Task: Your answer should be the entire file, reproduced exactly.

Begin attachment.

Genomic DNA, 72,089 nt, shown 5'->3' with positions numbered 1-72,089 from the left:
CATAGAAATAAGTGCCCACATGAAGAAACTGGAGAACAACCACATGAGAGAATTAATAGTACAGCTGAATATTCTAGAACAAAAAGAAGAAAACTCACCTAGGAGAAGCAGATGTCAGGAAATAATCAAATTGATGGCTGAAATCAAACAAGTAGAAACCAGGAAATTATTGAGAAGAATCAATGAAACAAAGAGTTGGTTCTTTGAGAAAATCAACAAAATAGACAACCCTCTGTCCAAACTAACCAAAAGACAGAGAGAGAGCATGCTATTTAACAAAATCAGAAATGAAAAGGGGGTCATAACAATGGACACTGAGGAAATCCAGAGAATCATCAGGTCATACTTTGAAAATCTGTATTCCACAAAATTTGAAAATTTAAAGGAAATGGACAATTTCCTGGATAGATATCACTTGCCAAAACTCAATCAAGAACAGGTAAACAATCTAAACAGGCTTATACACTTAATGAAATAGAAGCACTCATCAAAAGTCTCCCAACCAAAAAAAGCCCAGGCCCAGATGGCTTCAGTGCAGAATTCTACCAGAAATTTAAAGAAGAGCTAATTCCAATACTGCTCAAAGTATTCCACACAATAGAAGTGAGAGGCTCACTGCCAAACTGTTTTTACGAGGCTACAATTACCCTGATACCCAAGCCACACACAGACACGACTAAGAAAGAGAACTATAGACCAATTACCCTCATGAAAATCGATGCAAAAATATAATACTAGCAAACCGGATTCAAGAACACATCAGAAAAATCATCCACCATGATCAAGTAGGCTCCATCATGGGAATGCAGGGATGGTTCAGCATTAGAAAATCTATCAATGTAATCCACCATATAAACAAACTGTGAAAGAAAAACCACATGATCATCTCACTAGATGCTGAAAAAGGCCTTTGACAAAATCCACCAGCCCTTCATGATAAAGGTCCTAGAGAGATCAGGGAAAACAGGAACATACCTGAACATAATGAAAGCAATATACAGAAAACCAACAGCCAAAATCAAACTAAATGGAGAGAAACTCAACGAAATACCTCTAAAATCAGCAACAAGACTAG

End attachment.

Genomic DNA, 72,089 nt, shown 5'->3' with positions numbered 1-72,089 from the left:
CATAGAAATAAGTGCCCACATGAAGAAACTGGAGAACAACCACATGAGAGAATTAATAGTACAGCTGAATATTCTAGAACAAAAAGAAGAAAACTCACCTAGGAGAAGCAGATGTCAGGAAATAATCAAATTGATGGCTGAAATCAAACAAGTAGAAACCAGGAAATTATTGAGAAGAATCAATGAAACAAAGAGTTGGTTCTTTGAGAAAATCAACAAAATAGACAACCCTCTGTCCAAACTAACCAAAAGACAGAGAGAGAGCATGCTATTTAACAAAATCAGAAATGAAAAGGGGGTCATAACAATGGACACTGAGGAAATCCAGAGAATCATCAGGTCATACTTTGAAAATCTGTATTCCACAAAATTTGAAAATTTAAAGGAAATGGACAATTTCCTGGATAGATATCACTTGCCAAAACTCAATCAAGAACAGGTAAACAATCTAAACAGGCTTATACACTTAATGAAATAGAAGCACTCATCAAAAGTCTCCCAACCAAAAAAAGCCCAGGCCCAGATGGCTTCAGTGCAGAATTCTACCAGAAATTTAAAGAAGAGCTAATTCCAATACTGCTCAAAGTATTCCACACAATAGAAGTGAGAGGCTCACTGCCAAACTGTTTTTACGAGGCTACAATTACCCTGATACCCAAGCCACACACAGACACGACTAAGAAAGAGAACTATAGACCAATTACCCTCATGAAAATCGATGCAAAAATATAATACTAGCAAACCGGATTCAAGAACACATCAGAAAAATCATCCACCATGATCAAGTAGGCTCCATCATGGGAATGCAGGGATGGTTCAGCATTAGAAAATCTATCAATGTAATCCACCATATAAACAAACTGTGAAAGAAAAACCACATGATCATCTCACTAGATGCTGAAAAAGGCCTTTGACAAAATCCACCAGCCCTTCATGATAAAGGTCCTAGAGAGATCAGGGAAAACAGGAACATACCTGAACATAATGAAAGCAATATACAGAAAACCAACAGCCAAAATCAAACTAAATGGAGAGAAACTCAACGAAATACCTCTAAAATCAGCAACAAGACTAG